There can be no post-2030 agenda without strategic autonomy, which needs to become a shared concern

An overarching concern of European stakeholders that was also stressed, during the five sessions of the Autumn Conference is the need to ensure the strategic autonomy of Europe in space, although this concept remains fuzzy. The objective was widely shared by speakers of the Conference, who proposed several measures to reach it:

  • Acquiring and maintaining the access to strategic technologies (especially communication technologies, including their cybersecurity aspects, and SSA/STM)
  • Developing European standards and rules to avoid being dependent on those advocated by the United States
  • Promoting innovation through a broad and comprehensive approach, not only through a niche logic
  • Ensuring the independence and security of European manufacturers’ supply chain
  • Strengthening and encouraging the downstream sector in Europe

Moreover, strategic autonomy is not limited to industrial capacities and access to space but also encompasses all activities related to the security of European space infrastructure in a sustainable space environment.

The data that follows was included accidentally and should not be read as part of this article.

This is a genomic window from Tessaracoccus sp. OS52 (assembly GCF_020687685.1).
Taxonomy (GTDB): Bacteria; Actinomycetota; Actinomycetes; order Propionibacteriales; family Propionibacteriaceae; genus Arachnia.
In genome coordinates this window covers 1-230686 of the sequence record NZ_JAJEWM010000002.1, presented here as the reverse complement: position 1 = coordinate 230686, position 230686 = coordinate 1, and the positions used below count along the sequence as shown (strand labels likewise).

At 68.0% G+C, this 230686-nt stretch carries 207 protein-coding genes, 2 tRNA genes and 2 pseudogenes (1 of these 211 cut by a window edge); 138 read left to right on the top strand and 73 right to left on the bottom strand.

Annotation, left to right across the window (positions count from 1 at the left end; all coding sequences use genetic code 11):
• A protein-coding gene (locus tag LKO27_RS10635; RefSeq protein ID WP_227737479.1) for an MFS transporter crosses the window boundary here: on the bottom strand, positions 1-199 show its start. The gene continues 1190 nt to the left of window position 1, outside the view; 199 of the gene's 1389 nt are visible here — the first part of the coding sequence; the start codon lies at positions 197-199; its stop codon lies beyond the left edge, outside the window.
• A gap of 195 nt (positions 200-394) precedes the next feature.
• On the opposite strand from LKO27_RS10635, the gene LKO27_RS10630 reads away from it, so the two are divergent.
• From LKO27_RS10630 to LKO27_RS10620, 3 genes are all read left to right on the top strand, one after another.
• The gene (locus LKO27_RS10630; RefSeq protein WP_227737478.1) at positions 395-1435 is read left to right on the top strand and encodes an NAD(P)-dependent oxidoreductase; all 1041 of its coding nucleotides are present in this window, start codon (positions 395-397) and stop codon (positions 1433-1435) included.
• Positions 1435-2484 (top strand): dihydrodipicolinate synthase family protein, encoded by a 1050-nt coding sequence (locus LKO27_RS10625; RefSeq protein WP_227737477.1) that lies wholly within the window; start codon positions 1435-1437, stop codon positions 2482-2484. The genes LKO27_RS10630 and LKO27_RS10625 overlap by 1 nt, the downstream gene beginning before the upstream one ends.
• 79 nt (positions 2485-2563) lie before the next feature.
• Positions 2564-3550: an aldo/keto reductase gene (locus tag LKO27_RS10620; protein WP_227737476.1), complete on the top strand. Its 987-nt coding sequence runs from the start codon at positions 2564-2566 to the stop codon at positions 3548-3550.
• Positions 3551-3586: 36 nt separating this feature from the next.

Indeed, if the growth of the space sector is a real opportunity, all panelists recognised that the ensuing multiplication of satellite launches creates real risks for assets in space. Thus, the development of capabilities able to detect objects in orbit is becoming a priority to protect spacecraft and continue benefitting from their increasingly vital services. Three types of actions to preserve the space environment were identified, namely preventive actions (regulation and standardisation measures), monitoring actions (surveillance and tracking involving public and private means and efforts) and corrective actions (development of capabilities such as active debris removal and in-orbit servicing).